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Helms Candy Company is one of America's oldest

December 8th, 2011 12:38 pm by Staff Report

BRISTOL, Va. - Helms Candy Company in Bristol, Va., is one of America’s oldest family-owned and operated candy companies still in operation today.


Founded in 1909 by Helms' great-grandfather, George Helms, the company is most well-known for its Red Band Candy Canes, Peanut Butter Sticks and King Pops suckers.


George Helms did not start out as a confectioner.


"He owned Bristol Grocery and needed candy to stock his shelves," Mark Helms explained. "He started making his own candy under the brand name ‘Jobbers’ because that is what wholesalers were."


The company continued to carry the name "Jobbers" until 1976 when the candy manufacturer moved to its current location on Lee Highway in Bristol.


Over the years, Helms branched out and started making some pharmaceutical products. Due to 9/11 and ever-tightening FDA restrictions, Mark said, that part of the company is being slowly phased out.


The company is now concentrating on sugar stick candy, which is sold under the Red Band and Virginia Beauty brands. Helms Candy is distributed in Kentucky, Tennessee, Georgia and Alabama. While most people believe the stick candy is a seasonal item, Helms sells the candy year-round.


As one of the nation’s oldest confectioners, Mark said it is getting harder and harder to compete.


"When I was a child, we would go to shows and there would be more than 1,000 confectioners. Now, there are less than 100."


Mark attributed the decline in American candy companies to free trade. "Most all of your candy today is made in Mexico where you have cheap sugar, cheap labor and there are no FDA regulations," he said. "Even Hershey’s makes its chocolate in Mexico. All they do in Hershey today is mold the chocolate."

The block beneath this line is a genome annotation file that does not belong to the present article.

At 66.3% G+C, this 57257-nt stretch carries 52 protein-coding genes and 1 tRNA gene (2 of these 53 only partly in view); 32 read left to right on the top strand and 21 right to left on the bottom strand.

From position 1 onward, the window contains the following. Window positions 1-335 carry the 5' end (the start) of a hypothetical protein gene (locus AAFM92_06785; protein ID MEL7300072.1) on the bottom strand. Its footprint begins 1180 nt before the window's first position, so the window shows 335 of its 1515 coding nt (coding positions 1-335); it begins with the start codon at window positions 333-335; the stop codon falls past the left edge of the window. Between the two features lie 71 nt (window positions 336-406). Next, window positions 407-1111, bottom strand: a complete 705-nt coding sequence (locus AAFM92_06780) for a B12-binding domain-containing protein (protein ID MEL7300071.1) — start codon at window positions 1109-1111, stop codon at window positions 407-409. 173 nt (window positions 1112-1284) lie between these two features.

While much of the confectionary business is automated today, it still requires a lot of hands-on work. More and more, Mark said, making candy is a "lost art and it is getting harder to find employees interested in learning this art."


More than anything, weather affects the production of candy.


"You can have all the formulas in the world, but the humidity affects the look and feel of the candy. And you have to know what the candy should look like and how to make adjustments for the correct consistency."


Aside from Mark, who is vice-president, his brother and sister work for the company. His sister, Deborah Smith, is president, and brother George (Buzz) Helms IV is vice president of candy sales.


Today’s generation of children has been raised up on Gummy Bears, and they really don’t know what real candy is like. Mark would like to encourage parents and grandparents to share some Helms candy products this Christmas with the next generation.


And there are many ways to eat Helms candy. Right out of the box, broken up and poured over ice cream, or the way country folk ate it - get a fresh orange, cut a hole in the top, and place the stick candy in the hole to be used as a straw. For many older folks, nothing says Christmas like a piece of Red Band Candy stuck down in a fresh orange.

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